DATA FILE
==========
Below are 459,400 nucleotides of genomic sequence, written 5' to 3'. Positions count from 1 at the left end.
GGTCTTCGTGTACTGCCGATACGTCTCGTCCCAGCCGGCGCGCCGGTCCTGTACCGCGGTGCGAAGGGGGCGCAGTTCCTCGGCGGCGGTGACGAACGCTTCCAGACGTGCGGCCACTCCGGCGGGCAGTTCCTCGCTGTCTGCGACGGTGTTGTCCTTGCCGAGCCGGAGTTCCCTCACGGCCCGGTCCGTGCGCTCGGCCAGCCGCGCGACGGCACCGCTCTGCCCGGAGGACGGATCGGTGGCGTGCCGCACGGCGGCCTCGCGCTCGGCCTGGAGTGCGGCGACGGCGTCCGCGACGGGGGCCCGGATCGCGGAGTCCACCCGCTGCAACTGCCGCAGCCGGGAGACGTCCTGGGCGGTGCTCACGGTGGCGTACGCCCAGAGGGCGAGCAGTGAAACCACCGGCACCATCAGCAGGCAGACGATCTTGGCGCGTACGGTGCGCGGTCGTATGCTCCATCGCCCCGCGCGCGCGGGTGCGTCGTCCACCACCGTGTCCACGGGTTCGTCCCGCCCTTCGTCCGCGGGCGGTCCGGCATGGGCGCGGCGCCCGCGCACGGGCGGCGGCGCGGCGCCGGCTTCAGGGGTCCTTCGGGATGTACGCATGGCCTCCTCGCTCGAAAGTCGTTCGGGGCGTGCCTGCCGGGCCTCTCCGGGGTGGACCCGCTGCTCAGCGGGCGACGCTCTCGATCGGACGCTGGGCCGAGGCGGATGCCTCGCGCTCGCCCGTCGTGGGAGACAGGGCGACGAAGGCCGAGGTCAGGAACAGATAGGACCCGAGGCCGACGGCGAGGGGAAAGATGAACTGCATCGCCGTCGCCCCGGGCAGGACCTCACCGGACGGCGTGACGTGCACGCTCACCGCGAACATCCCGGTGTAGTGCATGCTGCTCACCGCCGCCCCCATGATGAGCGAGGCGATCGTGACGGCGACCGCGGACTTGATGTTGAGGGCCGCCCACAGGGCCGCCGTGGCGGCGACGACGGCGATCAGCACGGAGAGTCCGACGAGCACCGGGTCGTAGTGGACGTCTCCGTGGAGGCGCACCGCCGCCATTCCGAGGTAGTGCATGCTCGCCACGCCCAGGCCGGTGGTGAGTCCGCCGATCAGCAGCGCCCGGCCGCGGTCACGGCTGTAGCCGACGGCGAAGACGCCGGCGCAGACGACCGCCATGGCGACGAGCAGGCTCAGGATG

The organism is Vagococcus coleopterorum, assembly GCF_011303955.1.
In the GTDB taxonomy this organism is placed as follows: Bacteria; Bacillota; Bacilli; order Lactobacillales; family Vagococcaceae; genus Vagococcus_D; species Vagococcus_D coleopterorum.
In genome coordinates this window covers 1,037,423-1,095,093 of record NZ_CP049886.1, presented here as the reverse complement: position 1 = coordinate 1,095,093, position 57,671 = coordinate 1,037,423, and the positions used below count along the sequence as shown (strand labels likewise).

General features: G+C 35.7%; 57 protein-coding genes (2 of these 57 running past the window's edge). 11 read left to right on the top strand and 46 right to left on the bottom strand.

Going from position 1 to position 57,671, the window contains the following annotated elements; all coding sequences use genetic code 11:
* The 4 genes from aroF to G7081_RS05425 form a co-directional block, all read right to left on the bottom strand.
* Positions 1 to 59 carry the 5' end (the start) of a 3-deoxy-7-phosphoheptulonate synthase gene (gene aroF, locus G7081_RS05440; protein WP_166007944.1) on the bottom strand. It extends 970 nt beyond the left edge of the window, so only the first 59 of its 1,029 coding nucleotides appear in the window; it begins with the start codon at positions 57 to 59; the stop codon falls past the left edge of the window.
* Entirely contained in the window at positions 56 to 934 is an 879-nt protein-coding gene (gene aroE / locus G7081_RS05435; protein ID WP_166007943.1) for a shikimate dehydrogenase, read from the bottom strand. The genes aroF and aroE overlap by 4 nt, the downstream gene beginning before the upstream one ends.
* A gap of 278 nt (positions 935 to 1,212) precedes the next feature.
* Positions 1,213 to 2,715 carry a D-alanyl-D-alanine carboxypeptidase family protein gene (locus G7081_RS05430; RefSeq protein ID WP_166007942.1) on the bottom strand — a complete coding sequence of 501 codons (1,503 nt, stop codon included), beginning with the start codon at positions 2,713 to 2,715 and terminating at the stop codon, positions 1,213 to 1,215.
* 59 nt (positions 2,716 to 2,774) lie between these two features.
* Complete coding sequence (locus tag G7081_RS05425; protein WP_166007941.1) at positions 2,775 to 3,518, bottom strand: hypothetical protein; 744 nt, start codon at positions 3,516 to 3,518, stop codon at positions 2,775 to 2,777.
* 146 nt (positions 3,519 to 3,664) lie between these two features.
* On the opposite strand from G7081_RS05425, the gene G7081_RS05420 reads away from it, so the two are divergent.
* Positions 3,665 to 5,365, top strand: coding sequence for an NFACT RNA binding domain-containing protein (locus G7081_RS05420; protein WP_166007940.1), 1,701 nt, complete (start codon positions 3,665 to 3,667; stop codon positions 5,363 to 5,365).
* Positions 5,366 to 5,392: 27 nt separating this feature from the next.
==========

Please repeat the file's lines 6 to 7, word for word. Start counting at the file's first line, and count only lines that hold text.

General features: G+C 35.7%; 57 protein-coding genes (2 of these 57 running past the window's edge). 11 read left to right on the top strand and 46 right to left on the bottom strand.

Going from position 1 to position 57,671, the window contains the following annotated elements; all coding sequences use genetic code 11: